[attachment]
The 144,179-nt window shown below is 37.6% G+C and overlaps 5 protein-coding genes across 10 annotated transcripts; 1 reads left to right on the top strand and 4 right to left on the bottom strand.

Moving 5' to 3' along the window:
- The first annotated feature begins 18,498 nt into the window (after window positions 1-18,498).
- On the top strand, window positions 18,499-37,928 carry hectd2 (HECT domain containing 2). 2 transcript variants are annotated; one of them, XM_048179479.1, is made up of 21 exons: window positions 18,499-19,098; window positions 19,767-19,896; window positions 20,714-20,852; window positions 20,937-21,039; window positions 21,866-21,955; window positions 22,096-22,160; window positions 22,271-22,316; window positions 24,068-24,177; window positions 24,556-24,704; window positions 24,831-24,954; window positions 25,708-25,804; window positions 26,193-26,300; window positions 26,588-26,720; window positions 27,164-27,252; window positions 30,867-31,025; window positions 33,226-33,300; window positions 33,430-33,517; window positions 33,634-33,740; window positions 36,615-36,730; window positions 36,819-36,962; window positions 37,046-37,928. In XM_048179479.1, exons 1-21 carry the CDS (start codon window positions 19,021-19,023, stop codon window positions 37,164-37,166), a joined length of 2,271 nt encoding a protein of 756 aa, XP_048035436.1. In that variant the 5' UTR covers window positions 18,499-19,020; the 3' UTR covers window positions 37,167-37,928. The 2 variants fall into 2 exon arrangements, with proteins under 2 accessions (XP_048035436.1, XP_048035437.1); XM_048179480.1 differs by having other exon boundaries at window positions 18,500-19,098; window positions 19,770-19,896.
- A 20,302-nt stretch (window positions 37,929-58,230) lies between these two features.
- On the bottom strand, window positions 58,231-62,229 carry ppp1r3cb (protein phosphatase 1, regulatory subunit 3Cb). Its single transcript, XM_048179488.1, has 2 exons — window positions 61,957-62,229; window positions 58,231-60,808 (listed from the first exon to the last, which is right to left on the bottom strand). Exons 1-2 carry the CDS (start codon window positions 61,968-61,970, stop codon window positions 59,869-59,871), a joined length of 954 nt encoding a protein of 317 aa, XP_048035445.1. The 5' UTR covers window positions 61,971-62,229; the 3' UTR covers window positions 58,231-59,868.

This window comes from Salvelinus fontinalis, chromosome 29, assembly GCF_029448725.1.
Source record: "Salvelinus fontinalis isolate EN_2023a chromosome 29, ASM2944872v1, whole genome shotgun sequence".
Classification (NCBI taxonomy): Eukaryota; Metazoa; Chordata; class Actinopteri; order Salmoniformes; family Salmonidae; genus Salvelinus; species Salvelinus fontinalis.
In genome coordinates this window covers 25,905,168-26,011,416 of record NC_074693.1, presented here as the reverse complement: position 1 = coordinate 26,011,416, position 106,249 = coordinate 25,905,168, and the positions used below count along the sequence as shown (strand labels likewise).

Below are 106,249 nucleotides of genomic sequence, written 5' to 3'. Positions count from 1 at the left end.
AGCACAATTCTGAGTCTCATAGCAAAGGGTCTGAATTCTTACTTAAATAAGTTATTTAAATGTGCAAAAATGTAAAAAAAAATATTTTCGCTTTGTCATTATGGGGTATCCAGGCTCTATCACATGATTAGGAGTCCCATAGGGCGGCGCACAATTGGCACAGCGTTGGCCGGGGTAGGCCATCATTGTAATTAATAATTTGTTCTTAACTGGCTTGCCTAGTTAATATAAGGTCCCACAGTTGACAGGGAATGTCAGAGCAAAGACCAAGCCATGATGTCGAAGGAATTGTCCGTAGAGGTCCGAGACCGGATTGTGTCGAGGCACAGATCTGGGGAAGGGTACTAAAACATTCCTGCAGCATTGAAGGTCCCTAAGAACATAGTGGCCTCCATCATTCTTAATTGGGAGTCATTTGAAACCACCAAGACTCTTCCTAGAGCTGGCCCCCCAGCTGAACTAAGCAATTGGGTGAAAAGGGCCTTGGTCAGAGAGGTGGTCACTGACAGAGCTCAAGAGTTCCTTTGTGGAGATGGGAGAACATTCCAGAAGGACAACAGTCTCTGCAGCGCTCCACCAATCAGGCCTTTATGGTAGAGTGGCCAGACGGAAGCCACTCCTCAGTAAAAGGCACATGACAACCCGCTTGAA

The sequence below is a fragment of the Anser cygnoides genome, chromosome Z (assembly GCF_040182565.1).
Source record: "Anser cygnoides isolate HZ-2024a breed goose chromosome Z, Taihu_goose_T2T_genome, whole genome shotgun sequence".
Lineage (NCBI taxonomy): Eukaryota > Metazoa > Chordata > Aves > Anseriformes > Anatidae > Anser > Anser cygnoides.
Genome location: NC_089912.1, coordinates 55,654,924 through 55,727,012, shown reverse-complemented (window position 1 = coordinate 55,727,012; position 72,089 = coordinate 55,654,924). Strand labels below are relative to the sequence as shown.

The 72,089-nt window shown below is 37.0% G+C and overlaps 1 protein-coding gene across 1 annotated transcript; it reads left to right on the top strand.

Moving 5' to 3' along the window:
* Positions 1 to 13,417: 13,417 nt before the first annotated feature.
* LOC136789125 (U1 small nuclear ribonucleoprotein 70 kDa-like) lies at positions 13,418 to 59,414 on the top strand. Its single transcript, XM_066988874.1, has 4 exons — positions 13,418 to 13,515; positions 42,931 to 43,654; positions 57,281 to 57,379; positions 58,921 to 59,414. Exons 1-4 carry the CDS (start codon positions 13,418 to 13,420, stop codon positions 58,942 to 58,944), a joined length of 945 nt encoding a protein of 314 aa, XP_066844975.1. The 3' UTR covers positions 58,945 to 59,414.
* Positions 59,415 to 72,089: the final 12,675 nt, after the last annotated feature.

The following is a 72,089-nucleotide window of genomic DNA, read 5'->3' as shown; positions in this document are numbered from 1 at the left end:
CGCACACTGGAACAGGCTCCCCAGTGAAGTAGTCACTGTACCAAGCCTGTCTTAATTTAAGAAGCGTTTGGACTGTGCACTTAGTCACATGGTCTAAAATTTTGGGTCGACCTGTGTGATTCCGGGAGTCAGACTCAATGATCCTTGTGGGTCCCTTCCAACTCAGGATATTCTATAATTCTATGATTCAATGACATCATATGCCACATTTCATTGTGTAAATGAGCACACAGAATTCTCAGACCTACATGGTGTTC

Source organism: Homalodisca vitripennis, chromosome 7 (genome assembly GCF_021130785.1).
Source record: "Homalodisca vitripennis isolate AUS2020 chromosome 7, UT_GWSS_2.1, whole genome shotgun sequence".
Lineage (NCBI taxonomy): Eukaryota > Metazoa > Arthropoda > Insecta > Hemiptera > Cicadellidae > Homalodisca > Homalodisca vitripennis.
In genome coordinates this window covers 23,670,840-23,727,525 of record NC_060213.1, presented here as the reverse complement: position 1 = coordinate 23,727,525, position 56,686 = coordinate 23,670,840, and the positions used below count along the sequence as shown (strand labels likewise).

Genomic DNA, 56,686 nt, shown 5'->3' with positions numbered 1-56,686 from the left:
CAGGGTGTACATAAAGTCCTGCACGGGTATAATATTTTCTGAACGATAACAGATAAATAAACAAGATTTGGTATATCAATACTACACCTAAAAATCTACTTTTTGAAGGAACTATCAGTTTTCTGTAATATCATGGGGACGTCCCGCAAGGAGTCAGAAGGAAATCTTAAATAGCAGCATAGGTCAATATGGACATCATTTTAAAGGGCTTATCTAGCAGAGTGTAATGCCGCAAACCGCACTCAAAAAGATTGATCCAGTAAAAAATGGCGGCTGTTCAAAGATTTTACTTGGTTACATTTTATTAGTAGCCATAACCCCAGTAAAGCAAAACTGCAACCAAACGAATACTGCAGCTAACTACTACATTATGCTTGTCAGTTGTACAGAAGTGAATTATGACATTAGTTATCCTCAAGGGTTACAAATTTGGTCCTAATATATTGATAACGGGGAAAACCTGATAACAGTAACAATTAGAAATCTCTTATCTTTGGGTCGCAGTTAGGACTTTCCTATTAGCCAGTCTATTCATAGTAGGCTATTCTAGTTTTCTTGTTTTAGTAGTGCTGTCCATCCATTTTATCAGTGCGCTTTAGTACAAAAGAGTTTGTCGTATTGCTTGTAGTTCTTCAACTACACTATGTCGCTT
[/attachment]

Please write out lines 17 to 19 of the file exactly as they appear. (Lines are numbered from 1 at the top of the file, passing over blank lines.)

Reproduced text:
The 72,089-nt window shown below is 37.0% G+C and overlaps 1 protein-coding gene across 1 annotated transcript; it reads left to right on the top strand.

Moving 5' to 3' along the window:
* Positions 1 to 13,417: 13,417 nt before the first annotated feature.